Jay: We haven’t really gotten to that stage yet, it’s one of the last things we do when working through a system. We are designing it to be a very accessible, very easy-to-use system. It looks a lot like eBay [and] has a lot of features like eBay; it looks a lot like the WoW Auction House, so it’s a pretty easy system to get into and there’s a lot of automation to it, you know, when we talked about searching by class, one of the things you can literally do is point it at one of your characters and say “give me more items like this”, and it’ll say “oh okay, you’re a Barbarian, so we’re obviously not going to give you any Witch Doctor items, we’re going to give you Barbarian items. And you seem to really like Precision which increases your Critics, so we’re not only going to give you Precision stats, we’re going to give you other stats related to Critic.” And then you can always go through and say “you know what, I actually really want to shift to more Attack-related stats or more Fury-related stats”, and that’s just a modifier you can put on it and it’ll then generate a list of items for you.
So it’s a pretty easy system to use, but if we find we need to do some kind of Tutorial on it we’ll definitely add some.
AusGamers: Any chance you might introduce iPhone applications for [the Auction House]?
Jay: I don’t think it’s out of the question. But it’s not something we’re currently discussing - one thing at a time (smiles).
AusGamers: This is not specifically related to D3’s Battle.net, but I guess it stems from there - but this system you’ve created, specifically the Auction House, could you see this particular system, or is it even remotely considerable that, internally this was a testing ground for spreading this across other Blizzard products, in terms of the player incentive to play the game like this?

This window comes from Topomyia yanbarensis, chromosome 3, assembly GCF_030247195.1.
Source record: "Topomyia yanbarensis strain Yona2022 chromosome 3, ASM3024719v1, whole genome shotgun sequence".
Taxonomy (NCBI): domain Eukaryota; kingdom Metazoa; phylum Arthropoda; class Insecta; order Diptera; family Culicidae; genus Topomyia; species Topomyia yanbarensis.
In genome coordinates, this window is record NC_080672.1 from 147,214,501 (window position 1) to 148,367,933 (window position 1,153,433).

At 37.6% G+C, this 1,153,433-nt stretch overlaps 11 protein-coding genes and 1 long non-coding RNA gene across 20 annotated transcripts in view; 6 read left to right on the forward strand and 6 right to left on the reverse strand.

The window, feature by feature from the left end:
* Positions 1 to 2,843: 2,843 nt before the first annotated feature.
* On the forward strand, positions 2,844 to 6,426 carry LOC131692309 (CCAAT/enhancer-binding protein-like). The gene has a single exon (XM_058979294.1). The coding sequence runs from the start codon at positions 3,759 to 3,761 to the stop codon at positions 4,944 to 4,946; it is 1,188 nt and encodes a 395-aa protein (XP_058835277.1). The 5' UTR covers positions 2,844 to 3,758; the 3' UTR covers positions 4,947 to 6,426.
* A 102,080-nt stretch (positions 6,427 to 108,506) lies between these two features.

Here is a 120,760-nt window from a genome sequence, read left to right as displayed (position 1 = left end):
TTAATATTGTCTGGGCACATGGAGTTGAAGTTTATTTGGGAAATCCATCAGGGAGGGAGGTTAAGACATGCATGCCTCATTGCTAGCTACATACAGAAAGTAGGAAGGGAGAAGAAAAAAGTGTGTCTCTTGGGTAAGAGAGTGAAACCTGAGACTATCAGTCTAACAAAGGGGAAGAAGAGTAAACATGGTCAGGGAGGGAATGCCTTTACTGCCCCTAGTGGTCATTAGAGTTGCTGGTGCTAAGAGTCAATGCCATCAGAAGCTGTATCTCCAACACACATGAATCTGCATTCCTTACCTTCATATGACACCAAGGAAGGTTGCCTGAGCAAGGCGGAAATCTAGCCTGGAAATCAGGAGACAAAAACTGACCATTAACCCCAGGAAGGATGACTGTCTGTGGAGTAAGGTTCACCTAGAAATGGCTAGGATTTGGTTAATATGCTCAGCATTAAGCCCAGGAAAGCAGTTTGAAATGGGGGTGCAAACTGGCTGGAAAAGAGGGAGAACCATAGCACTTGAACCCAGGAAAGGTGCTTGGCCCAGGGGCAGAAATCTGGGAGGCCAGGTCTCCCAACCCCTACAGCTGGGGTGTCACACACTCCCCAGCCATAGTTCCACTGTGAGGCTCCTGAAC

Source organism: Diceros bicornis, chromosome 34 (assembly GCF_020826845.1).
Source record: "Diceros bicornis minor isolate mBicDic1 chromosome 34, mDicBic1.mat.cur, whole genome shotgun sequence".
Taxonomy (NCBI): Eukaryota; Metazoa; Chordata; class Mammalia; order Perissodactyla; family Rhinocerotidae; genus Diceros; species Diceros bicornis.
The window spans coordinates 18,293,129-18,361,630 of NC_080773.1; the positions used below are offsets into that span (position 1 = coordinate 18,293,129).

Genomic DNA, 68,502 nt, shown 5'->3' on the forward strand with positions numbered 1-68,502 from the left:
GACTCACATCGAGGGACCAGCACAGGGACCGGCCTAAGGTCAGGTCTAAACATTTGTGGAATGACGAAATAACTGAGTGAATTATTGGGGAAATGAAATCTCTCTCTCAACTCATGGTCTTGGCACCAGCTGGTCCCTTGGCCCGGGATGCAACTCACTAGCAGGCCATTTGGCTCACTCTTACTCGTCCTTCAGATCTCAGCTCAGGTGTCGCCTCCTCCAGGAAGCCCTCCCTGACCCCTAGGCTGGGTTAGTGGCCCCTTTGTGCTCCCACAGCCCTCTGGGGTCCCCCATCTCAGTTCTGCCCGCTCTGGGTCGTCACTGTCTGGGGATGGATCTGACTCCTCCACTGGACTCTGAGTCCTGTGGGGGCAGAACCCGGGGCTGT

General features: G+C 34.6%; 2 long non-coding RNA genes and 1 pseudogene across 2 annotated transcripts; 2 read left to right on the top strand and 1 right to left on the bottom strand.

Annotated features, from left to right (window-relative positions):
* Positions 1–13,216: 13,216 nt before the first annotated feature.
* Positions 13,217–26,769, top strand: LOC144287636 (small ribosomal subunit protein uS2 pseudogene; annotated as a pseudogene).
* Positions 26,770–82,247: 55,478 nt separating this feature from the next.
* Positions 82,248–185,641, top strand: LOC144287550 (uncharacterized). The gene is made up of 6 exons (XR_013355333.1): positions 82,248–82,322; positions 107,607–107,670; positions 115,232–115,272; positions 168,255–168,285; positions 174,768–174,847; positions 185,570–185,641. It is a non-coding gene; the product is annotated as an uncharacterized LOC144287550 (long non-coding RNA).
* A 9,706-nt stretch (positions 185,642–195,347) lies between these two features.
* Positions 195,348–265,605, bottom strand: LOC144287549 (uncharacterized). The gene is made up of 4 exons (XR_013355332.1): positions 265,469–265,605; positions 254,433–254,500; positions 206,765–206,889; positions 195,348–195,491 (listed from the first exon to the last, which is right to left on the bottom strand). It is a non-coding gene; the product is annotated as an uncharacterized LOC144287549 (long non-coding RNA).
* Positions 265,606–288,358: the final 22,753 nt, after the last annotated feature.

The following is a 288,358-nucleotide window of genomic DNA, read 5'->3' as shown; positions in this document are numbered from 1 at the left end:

Jay: So the way we design our games at Blizzard is we design products and services first. Games that we think players will want to play and services we think they’ll appreciate. And then we think about “okay, how can we make those financially viable?”. We don’t start with the financial model - we never have, on any project [and] said “hmm, we can make a lot of money if we did this” - we never start there. We also start with “this would be a really cool thing for the players - is it something we won’t lose our shirts over? No, okay cool, then we’ll do it”. And sometimes it’s something we can actually make some really good money on. Awesome. That’s great, too.
So, is it possible that another game would use this system, yes. But only if it was a system that catered to that game’s design. Is there a chance that we would take a current game like World of Warcraft and transfer this system over to it? Well in the case of World of Warcraft, I don’t see that happening - I actually think it would really destroy the game. And luckily Rob and Tom agree with me...